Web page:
“Six stones remain on the site, of which four are still erect and in position, and two are prostrate, one of which has apparently fallen inwards and the other outwards of the line of the circle, the diameter of which, touching the inner sides of the stones still standing, is 27 feet 9 inches.  Mr MacLeod has supplied the following dimensions of the several stones:

A — 6 feet 9 inches x 3 feet 6 inches, lying flat
B — 8 feet 4 inches, in circumference at ground level
——1 foot 7 inches, high above the ground level
C — 6 feet 10 inches, in circumference at ground level
——4 feet 0 inches, high above ground level
D — 6 feet 0 inches, in circumference at ground level
——4 feet 3 inches, high above ground level
E — 7 feet 8 inches x 4 feet 6 inches, lying flat
F — 9 feet 0 inches, in circumference at ground level
——5 feet 8 inches, high above ground level.”

Coles' 1910 sketch of the site

Coles’ 1910 sketch of the site

Coles' 1910 ground-plan

Coles’ 1910 ground-plan

The year after MacKenzie’s notes, the great Fred Coles (1910) paid a visit here.   Noting how high it was in the landscape compared to other megalithic rings in the region (it’s the highest known circle, at 1240 feet up), he went on to give his usual detailed appraisal, telling:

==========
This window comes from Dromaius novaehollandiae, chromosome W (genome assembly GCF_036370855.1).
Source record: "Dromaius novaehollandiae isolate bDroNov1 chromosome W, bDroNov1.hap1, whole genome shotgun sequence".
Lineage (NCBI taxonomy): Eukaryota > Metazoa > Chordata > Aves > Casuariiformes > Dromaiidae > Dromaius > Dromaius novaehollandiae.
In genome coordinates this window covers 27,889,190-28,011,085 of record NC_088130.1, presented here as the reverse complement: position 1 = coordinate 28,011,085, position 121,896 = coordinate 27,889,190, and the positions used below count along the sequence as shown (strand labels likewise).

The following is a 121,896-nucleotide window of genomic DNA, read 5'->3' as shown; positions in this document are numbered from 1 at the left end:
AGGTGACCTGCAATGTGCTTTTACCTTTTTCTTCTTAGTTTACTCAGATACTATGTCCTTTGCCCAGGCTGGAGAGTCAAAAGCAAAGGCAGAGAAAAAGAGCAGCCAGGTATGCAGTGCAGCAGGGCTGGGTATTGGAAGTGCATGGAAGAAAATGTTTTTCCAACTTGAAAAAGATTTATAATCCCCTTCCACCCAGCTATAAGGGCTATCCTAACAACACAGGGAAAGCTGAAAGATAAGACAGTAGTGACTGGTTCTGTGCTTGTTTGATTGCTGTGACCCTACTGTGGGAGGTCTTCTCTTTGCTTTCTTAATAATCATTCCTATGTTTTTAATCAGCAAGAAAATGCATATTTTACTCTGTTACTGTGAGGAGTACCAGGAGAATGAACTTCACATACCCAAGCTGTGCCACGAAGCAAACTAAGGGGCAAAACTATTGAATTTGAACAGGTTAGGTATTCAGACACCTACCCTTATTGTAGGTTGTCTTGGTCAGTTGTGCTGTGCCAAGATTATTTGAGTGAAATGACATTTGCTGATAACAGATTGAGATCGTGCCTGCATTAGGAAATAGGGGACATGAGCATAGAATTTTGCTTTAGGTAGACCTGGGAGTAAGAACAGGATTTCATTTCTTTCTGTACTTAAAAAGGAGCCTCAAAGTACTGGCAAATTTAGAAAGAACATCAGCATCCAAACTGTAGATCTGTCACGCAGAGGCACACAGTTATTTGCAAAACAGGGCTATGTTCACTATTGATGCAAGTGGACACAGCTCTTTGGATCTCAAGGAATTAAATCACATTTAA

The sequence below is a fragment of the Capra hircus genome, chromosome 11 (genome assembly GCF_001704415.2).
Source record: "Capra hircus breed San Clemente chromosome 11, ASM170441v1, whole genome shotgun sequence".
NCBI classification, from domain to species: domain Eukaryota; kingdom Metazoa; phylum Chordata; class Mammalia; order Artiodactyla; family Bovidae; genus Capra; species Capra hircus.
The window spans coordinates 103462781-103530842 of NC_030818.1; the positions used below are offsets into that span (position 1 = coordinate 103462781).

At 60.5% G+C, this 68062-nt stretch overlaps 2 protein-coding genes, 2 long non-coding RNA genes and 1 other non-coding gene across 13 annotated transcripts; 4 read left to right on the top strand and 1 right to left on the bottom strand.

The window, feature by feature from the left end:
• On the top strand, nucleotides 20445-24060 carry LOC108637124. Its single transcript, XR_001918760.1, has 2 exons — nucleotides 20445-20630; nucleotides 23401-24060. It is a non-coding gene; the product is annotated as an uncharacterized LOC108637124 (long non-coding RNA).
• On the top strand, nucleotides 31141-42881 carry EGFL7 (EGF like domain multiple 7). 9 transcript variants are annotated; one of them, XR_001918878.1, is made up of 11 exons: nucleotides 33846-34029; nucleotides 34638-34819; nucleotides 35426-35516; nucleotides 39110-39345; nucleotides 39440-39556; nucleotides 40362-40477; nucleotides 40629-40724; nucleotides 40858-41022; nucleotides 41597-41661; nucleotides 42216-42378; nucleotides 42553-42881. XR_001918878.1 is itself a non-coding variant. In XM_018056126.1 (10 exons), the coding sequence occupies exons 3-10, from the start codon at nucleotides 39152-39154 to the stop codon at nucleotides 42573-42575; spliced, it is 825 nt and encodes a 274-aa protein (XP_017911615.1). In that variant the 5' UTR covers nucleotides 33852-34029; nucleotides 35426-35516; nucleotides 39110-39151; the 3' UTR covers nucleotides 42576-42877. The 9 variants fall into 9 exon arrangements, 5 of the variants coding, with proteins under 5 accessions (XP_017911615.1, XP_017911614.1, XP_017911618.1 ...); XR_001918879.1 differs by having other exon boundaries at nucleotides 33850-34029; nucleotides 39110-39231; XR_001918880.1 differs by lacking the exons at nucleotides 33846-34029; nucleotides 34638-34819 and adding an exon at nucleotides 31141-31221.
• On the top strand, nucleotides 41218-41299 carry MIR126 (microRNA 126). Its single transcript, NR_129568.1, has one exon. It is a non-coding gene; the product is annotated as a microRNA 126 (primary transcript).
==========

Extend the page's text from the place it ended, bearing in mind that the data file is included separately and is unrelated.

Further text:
“In a little clearing amid these woods on Craggan Odhar, but disfigured by a dike which separates some of the Stones from the others, stands this Greenland Circle of which the ground-plan is given…. The Stones are six in number, of which four are erect, and they all appear to be of the quartzitic schist.  Some disturbance has occurred, and it seems probable that there were at least two more Stones originally, one between B and C at the spot marked with a cross, and the other similarly marked midway between D and E.  There is, however, no vestige of any Standing Stone in the sides of the dike itself.